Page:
Miss Imperial is now a done deal.
Here are the entries
you might have missed over the past year.
Thanks for checking in, and if you're still looking for me,
try The Memory Aid.

09 January 2007

"Your phony roots, borrowed guitar."

Curley-Forbes House, Oxford Mills, ON, 18-Aug-06

"Telling her
what to think
we are."

The more I listen to Metric's Live It Out, the more I think that Pitchfork has its collective head up its collective ass.



TRACK LISTING: Metric, "Wet Blanket"

2 comments:

Simon Thibault said...

"Pitchfork has its collective head up its collective ass."
no shit.

:)

thankfully, they occasionally say something worthwhile. like nice things about you.

Miss Imperial said...

I know -- it's kinda tacky to bite the hand that feeds. Indeed, I have nothing but love and respect for Joe Tangari, who has been very generous with his c.c Pitchfork reviews. He's responsible for two of the highest compliments that I and the band have ever been paid, in my opinion: 1) that I sound like a cross between Debbie Harry and David Byrne (I'm paraphrasing...or possibly hallucinating); and 2) that the back-up vocals on "Heavy as a Heart" are reminiscent of Fleetwood Mac (I almost died when I read that, even though I'd been aiming for The Bangles with those harmonies, haha. Man, Linda Bush, Julia Madill and Christina Teixeira are awesome singers).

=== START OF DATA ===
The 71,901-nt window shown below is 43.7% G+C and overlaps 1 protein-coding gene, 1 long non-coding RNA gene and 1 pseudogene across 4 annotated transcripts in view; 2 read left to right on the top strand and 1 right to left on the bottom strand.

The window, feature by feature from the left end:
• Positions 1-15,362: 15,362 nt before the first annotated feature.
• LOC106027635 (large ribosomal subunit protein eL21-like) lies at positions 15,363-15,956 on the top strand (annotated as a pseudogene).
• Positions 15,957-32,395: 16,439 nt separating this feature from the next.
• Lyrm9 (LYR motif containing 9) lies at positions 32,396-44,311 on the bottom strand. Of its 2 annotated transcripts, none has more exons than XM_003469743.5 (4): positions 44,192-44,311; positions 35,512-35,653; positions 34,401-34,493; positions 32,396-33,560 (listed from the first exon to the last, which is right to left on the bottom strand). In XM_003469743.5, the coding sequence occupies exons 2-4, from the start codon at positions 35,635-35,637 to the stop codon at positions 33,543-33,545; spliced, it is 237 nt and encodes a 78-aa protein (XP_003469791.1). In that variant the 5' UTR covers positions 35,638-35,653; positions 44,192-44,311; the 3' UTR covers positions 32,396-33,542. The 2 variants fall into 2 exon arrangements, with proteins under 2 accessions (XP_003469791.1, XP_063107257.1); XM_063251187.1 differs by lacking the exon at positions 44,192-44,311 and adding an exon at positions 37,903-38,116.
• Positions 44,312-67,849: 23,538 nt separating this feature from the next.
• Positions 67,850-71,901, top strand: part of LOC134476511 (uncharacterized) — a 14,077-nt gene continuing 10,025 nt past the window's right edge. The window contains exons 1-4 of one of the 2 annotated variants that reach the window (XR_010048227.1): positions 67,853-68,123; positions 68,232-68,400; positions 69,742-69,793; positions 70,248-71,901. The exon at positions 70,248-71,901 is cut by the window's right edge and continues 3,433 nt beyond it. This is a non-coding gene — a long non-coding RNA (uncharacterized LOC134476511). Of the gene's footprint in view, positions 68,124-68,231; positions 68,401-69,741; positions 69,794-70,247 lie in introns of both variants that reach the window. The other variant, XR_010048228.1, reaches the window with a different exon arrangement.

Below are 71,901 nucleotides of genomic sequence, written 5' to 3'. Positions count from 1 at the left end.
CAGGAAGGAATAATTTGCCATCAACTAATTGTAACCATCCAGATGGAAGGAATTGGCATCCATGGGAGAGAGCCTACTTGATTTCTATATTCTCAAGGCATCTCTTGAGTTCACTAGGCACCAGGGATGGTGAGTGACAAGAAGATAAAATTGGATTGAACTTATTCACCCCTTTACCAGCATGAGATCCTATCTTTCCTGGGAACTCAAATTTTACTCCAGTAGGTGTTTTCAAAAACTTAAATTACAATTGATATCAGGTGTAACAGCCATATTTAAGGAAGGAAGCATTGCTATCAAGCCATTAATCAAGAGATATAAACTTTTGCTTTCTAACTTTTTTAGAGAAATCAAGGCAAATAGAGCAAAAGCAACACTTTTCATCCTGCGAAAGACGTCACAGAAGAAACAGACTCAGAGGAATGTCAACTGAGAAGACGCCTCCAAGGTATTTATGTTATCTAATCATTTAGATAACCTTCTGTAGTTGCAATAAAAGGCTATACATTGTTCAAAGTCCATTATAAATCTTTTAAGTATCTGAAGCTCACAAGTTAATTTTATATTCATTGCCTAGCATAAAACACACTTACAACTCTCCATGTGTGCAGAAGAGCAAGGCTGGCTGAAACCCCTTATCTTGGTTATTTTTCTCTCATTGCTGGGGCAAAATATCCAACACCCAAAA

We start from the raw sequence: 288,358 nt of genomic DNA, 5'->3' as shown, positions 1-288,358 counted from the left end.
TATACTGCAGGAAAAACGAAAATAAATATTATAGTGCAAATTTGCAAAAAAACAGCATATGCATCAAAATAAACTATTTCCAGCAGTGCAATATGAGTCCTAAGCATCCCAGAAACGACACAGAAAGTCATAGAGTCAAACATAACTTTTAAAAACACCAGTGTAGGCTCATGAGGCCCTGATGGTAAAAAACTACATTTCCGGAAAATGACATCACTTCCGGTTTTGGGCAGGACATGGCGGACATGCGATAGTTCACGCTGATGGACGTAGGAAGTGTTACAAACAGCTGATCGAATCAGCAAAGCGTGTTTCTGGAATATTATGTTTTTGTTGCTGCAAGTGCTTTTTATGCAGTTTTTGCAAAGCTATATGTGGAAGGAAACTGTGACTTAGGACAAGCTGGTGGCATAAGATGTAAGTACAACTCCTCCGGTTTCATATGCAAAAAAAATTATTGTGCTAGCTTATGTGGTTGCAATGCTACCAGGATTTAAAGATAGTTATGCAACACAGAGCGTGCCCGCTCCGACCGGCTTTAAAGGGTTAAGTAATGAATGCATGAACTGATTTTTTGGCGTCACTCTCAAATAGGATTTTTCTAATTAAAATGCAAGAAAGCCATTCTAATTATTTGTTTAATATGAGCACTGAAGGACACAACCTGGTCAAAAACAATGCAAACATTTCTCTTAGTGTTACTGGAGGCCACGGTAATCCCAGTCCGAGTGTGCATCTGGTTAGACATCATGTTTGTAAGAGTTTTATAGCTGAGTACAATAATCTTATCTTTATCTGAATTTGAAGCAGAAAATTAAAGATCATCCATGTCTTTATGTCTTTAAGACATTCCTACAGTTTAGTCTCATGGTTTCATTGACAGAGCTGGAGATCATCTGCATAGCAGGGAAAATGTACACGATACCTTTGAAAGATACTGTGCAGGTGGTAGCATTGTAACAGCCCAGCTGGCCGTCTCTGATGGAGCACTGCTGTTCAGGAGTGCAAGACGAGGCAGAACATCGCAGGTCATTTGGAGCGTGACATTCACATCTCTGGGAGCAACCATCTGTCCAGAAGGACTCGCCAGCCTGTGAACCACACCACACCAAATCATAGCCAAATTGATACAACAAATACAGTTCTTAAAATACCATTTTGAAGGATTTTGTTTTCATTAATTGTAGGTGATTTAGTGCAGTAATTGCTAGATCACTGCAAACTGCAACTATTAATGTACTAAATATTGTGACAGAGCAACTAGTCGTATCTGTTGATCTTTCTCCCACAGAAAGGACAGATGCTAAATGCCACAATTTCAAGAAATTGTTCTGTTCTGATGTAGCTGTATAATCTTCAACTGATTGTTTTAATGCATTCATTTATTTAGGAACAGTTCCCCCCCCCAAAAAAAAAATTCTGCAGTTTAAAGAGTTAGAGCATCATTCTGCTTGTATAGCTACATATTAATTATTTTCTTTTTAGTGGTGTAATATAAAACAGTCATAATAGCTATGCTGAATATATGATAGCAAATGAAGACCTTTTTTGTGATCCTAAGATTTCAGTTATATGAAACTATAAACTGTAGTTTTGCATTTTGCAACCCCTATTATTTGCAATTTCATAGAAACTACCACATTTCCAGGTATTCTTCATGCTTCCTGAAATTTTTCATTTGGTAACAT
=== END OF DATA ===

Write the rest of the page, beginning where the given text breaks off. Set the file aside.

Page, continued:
Also, I cannot deny that Pitchfork is often a great source of information -- for many people -- and that should be appreciated. Besides, I can't honestly say that I have a problem with each and every writer the site employs...so, in retrospect, "collective" was too harsh a term to use, not to mention too smarmy by half. (Bad move on my part, since I often complain about this sort of snark on Pitchfork's end.)

That being said, every time I read the line describing Emily Haines -- or the ideal Emily Haines -- as "a little-girl-lost indie savant," I want to punch the screen. Pitchfork's an easy target, to be sure, but it's surprising how often the site actually fits the lyric from "Wet Blanket": "A clenched fist saying it's wrong to want more than a folk song."